Mitch Light (@AthlonMitch)
Enthusiasm for Scott Frost is at a fever pitch — as it should be — but the former Cornhusker quarterback inherited a team that struggled mightily on both sides of the ball a year ago. Getting to six wins and a bowl game would be a nice accomplishment in Year 1. Nebraska should handle Akron in the opener with relative ease, but the other two non-conference games — Colorado and Troy at home — are far from gimmes. Assuming the Huskers take of care of business and win all three, can we find three wins on the Big Ten slate? Let's start with Minnesota and Illinois at home. Then I'm calling for a late-season upset over Michigan State in Lincoln. There it is: Six wins and a trip to a bowl game.
Bryan Fischer (@BryanDFischer)
I'm a big believer in Scott Frost doing some big things in Lincoln long-term but like his mentor Chip Kelly, Year 1 should have some ups and downs given how stacked that schedule is in 2018 (especially on the road). I think Frost will figure out the quarterback position early and whoever winds up with the job will improve as the year goes on to the point where an upset in November shouldn't be ruled out. The defense probably holds the Huskers back from being anything but a .500 team but the baby steps they take this season will pay off largely in Year 2 and 3.
Brandon Cavanaugh (@eightlaces)
Several factors went into these projections, though the primary ones were Nebraska’s small amount of established depth on the offensive line, struggles that the secondary is likely to face (though improvement from last year is expected), mistakes made due to playing in new offensive and defensive systems, Frost’s coaching ability and which teams could go toe-to-toe with the Huskers in a shootout.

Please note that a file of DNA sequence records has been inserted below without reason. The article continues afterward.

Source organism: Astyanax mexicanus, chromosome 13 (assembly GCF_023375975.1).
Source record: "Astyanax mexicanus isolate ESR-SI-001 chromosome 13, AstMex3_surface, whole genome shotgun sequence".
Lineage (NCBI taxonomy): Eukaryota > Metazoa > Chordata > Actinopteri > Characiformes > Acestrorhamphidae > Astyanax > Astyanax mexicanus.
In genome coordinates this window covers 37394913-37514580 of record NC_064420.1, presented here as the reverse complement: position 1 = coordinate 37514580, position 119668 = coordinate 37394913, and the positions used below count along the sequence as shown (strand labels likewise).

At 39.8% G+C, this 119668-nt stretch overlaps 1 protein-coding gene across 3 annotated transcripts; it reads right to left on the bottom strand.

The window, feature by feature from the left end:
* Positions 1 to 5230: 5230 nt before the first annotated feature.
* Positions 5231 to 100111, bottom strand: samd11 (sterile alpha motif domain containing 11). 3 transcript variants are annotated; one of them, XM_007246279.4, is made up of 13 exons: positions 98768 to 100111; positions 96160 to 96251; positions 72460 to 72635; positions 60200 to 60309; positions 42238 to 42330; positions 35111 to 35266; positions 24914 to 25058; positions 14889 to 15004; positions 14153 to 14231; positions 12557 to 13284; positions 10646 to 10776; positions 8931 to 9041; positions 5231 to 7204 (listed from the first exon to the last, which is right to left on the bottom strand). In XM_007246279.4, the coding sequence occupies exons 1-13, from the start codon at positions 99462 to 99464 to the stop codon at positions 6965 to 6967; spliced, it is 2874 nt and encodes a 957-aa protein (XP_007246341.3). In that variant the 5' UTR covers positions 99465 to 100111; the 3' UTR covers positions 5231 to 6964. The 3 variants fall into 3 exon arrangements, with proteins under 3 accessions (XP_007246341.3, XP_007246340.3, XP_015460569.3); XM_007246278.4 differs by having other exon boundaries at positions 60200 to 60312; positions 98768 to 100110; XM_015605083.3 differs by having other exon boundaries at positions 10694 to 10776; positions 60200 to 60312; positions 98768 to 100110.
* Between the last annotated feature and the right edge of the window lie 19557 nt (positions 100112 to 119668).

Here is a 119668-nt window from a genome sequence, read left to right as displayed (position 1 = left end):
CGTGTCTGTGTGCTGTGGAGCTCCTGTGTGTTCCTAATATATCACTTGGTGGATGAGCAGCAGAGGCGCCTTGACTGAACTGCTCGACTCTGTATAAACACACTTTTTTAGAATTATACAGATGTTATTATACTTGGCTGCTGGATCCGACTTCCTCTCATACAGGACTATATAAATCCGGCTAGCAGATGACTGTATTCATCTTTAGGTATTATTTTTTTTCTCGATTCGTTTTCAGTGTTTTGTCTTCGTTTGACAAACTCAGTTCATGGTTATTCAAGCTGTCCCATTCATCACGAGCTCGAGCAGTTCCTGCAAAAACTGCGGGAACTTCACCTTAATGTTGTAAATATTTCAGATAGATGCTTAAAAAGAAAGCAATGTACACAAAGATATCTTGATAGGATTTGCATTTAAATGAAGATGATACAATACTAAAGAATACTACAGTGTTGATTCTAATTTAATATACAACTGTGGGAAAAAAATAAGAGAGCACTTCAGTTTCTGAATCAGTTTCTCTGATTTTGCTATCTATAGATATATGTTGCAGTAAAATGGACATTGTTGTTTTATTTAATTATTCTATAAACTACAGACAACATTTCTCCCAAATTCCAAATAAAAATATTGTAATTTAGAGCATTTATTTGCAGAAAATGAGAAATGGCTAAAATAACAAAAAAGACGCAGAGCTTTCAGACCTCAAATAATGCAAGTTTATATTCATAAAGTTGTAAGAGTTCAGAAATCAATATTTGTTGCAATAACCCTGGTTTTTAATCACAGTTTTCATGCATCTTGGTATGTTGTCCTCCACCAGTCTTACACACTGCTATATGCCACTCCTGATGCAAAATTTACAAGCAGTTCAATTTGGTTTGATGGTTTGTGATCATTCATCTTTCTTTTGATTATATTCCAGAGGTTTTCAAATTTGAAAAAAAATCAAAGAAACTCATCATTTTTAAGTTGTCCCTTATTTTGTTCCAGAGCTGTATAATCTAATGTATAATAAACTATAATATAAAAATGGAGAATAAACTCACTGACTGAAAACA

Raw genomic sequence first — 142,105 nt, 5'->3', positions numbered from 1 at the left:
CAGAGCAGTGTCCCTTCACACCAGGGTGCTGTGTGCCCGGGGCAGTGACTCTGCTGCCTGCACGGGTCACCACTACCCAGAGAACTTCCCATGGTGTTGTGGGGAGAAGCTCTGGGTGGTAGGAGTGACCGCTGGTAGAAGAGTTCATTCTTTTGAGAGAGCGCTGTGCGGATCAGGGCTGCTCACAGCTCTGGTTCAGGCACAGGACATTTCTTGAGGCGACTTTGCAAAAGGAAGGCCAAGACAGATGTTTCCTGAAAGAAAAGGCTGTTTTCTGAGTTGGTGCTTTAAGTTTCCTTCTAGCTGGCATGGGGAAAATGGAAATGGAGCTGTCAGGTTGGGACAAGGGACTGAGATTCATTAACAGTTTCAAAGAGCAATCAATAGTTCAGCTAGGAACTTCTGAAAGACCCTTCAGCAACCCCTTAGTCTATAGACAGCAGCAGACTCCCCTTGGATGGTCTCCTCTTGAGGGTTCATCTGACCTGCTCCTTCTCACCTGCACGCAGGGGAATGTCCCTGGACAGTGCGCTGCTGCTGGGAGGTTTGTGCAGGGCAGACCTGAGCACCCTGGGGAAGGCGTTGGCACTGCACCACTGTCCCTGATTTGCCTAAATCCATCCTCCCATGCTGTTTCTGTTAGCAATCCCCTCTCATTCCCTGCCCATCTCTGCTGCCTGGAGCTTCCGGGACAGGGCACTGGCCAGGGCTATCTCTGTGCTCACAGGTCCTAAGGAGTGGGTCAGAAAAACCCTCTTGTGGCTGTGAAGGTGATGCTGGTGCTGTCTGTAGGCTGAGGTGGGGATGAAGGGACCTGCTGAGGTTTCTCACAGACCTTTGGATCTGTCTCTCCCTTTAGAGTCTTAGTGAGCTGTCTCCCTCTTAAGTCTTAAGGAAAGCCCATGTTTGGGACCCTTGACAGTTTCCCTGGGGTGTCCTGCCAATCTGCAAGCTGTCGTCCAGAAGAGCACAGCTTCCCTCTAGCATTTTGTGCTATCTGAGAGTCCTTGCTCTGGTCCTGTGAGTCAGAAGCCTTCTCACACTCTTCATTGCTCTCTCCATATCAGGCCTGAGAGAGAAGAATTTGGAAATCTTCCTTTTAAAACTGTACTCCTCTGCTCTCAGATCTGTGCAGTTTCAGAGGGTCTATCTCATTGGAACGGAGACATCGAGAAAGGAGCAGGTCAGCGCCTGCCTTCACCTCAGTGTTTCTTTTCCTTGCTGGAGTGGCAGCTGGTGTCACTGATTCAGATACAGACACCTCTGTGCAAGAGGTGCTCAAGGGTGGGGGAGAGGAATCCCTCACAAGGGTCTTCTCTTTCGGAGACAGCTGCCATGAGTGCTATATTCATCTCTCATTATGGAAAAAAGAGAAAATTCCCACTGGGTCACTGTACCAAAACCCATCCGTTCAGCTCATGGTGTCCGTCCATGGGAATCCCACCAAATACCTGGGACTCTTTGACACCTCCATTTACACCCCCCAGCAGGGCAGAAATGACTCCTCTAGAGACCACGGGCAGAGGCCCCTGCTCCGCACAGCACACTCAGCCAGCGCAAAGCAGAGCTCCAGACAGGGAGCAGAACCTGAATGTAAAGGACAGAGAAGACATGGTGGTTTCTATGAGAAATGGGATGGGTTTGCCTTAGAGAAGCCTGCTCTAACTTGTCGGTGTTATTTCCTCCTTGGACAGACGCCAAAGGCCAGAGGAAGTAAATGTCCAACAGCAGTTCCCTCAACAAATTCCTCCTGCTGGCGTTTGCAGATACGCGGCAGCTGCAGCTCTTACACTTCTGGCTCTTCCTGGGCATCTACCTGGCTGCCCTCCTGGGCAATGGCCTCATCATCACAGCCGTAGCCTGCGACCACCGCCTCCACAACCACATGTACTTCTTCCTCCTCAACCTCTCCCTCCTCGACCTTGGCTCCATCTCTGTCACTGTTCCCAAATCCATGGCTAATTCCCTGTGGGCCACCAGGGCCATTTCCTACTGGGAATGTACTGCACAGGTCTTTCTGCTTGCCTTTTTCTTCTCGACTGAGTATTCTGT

The biggest thing Nebraska has going for it is the excitement around the program in all aspects. Fans are juiced, the roster’s ready to run through a brick wall for Frost and though the schedule is treacherous, the Big Red should be able to at least be able to get some solid shots in even if they ultimately come up short.
Offensive line coach Greg Austin would kill for a fraction of the depth that other skill positions have. Running back and wide receiver are loaded. Regardless of who starts at quarterback (likely Adrian Martinez or Tristan Gebbia), Nebraska will have a dynamic playmaker at the position. What will make or break the Huskers’ offensive performance is keeping the starting five linemen healthy and, should the worst happen, whether or not the next man up can adequately do his job.